Encourage cross-pollination. Opportunities for serendipitous breakthroughs often come from “exploring the ‘periphery’ of some field” through unexpected information. This requires both formal infrastructure (helping surface information through formal searches) and cultural infrastructure (helping people from diverse teams and hierarchical levels come together). The more your culture encourages conversation between people who don’t work together everyday, the more opportunity there is for serendipitous innovation.

Build a culture of trust. We’re big on trust at Frond. Why? We believe that serendipitous opportunities are more likely to be found and acted on when people feel comfortable taking risks, don’t fear blame for an idea not panning out, and are encouraged to openly discuss ideas. We have a whole post about fostering trust in remote teams here.

Embrace inefficiency. This is a tough one for many leaders, who are taught to optimize for productivity as a linear variable. In fact, literature suggests that cultures that grant teammates autonomy to experiment, create flexible structures that can accommodate shifting opportunity spaces, and tolerate a “controlled sloppiness” generate more serendipitous innovation.

Celebrate serendipity. Researchers found that in order for teammates to act on serendipitous opportunities, it “has to be perceived as relevant and important for that organization.” Leaders who build cultures that recognize and celebrate the value of serendipity are more successful. The more you tell stories of serendipitous successes, the easier it is to develop (and hire for) a “serendipity disposition.”

At Frond we believe that focus on culture is key to great remote teams, and that the tools we use shape our cultures. Our tools should help teams shape culture and build community. We’re working on it. Follow us on Twitter to keep up with the latest!

The Frond Team

Are we here to work or make friends?

Apr 5, 2022

For decades Gallup, the renowned polling and analytics company, has included this question in in their annual employee engagement survey: Do you have a best friend at work?

Many managers, even at Gallup, have scoffed at the question. What does friendship have to do with work? Apparently plenty. Over and over Gallup has used that question to demonstrate that performance and workplace friendship are positively correlated. Specifically, women who “strongly agree” they have a best friend at work are more than twice as likely to be engaged in their work (63%) compared with the women who say otherwise (29%). Another Gallup survey from 2006 found that both men and women who claim to have a best friend at work, 51% reported that they “work with passion” and “feel a profound connection to the company”, only 10% of those without a best friend at work responded that they feel that passion and connection. It impacts retention too: 75% of respondents who had a best friend at work planned to be with the company for at least another year, compared with 51% who didn't have a best friend.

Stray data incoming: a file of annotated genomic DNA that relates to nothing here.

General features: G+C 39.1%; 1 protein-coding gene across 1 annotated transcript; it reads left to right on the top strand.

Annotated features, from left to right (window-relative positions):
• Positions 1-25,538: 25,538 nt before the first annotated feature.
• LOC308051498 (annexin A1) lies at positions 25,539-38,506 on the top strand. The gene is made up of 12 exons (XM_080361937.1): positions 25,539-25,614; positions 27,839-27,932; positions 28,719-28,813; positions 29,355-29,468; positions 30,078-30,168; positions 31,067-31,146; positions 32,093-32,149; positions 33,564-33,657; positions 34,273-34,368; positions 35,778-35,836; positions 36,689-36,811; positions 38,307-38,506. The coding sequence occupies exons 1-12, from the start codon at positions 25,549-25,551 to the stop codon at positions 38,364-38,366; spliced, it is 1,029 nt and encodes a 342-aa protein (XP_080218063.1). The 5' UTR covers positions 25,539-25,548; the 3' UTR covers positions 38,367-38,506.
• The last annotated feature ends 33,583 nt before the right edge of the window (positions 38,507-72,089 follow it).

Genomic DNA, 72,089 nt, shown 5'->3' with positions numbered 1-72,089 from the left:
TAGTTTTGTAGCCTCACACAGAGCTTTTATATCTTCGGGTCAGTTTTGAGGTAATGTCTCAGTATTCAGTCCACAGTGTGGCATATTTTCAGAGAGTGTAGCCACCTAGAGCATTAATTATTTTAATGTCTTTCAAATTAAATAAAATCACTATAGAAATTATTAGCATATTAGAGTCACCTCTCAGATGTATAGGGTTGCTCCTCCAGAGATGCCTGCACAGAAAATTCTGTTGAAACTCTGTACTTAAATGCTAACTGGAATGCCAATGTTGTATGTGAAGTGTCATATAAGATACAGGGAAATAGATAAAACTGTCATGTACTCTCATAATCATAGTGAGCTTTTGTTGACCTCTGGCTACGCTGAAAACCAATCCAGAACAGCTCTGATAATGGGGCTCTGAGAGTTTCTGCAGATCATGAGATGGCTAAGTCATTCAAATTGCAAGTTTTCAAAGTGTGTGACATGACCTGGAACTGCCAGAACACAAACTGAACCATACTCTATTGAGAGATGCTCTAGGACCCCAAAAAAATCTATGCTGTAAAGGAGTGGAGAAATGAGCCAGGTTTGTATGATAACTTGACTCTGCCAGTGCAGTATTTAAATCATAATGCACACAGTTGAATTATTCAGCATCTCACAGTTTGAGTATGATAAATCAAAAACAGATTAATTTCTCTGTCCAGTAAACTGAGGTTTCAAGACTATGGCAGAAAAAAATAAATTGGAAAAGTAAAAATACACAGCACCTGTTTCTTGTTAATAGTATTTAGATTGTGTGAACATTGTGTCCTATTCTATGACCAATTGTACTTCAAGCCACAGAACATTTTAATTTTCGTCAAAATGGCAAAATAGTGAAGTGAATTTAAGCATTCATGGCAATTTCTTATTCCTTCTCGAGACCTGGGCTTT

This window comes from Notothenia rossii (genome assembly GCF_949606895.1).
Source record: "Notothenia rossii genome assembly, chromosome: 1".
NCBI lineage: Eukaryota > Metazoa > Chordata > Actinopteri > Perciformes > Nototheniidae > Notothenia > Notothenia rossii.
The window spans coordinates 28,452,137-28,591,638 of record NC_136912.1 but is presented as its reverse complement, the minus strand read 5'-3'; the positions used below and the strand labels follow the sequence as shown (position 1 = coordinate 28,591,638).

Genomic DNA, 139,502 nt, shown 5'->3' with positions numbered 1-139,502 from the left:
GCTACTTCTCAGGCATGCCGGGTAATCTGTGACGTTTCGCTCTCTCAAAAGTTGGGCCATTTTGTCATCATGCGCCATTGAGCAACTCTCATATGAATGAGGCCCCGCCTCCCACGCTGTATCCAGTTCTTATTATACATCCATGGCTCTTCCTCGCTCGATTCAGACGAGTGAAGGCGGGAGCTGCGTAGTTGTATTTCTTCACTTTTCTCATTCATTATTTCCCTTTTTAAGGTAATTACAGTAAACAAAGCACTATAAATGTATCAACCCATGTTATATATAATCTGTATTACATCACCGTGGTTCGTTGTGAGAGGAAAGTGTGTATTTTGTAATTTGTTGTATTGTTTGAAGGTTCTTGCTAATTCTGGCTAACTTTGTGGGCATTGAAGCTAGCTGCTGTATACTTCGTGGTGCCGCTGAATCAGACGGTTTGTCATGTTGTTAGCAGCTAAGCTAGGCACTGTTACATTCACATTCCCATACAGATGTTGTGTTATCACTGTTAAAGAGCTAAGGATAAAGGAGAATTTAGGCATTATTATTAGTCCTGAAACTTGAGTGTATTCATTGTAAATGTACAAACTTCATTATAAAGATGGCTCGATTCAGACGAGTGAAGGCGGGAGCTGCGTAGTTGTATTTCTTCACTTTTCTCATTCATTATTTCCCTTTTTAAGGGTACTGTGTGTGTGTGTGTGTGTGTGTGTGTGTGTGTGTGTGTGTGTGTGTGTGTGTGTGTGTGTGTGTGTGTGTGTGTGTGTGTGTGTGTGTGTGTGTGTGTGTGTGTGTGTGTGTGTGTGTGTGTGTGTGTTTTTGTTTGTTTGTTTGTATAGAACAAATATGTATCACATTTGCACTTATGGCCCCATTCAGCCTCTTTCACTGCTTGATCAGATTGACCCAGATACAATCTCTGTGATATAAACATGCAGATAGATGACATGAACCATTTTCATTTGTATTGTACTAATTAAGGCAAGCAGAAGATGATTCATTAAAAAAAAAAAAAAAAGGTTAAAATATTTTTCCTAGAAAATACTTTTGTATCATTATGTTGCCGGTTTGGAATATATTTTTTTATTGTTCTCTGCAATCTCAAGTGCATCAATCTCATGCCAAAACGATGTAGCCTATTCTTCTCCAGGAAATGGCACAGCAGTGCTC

Beyond polling, academia has studied the way workplace friendships are built as well. These studies say the key is informal communication, which they define as “real-time, unplanned and interpersonal interaction that is likely to occur when people actually ‘bump’ into each other” (Andrea, Arnaldo, & Romano, 2011). This type non-work conversation is far from frivolous, it’s the raw ingredient for friendships, trust, and therefore high performing teams.

If you’re on a remote team, the second half of that definition likely gave you pause. Without a water cooler to chat around, hallways to ‘bump’ into each other, or lunches to catch up over, fostering informal communication is a challenge. When work is only about the work, teams can end up stuck in the mud. Without a workplace that naturally encourages it, remote teams have to commit to a deliberate practice of informal communication. The obvious tension between “deliberate” and “informal” underscores why remote teams struggle with this. In practice, what deliberate informal communication looks like depends on you and what comes naturally to your team.

One easy place to start as a manager is checking in with your teammates regularly. The way to do this effectively is through “emotional acknowledgement,” the act of noticing non-verbal cues from your teammates and acknowledging them. It’s as simple as mentioning to a frowning co-worker “you look upset this afternoon” or a smiling teammate “you seem excited today.” It seems like a small thing, but studies have shown it’s remarkably effective way to build connection and trust.

Something we started to do organically at Frond is share a few things beyond work in our daily stand-up. Sometimes it’s as simple as what we did over the weekend, other times what you’re reading, or listening to, or maybe something interesting about the town you grew up in. We found that these small glimpses beyond work fostered more connection on the team than anything else.

Beyond that, a great resource comes from GitLab. They’re an all-remote company that is pioneering many of remote work’s best practices. Their leadership is encouraged to create space for informal communication with their teams. That can range from small commitments like using emojis or dedicating time at the beginning of Zoom calls to ice breakers, to more involved efforts like social calls, game nights, and co-working calls. GitLab’s employee handbook is public and has a whole section filled with creative way to encourage informal communication.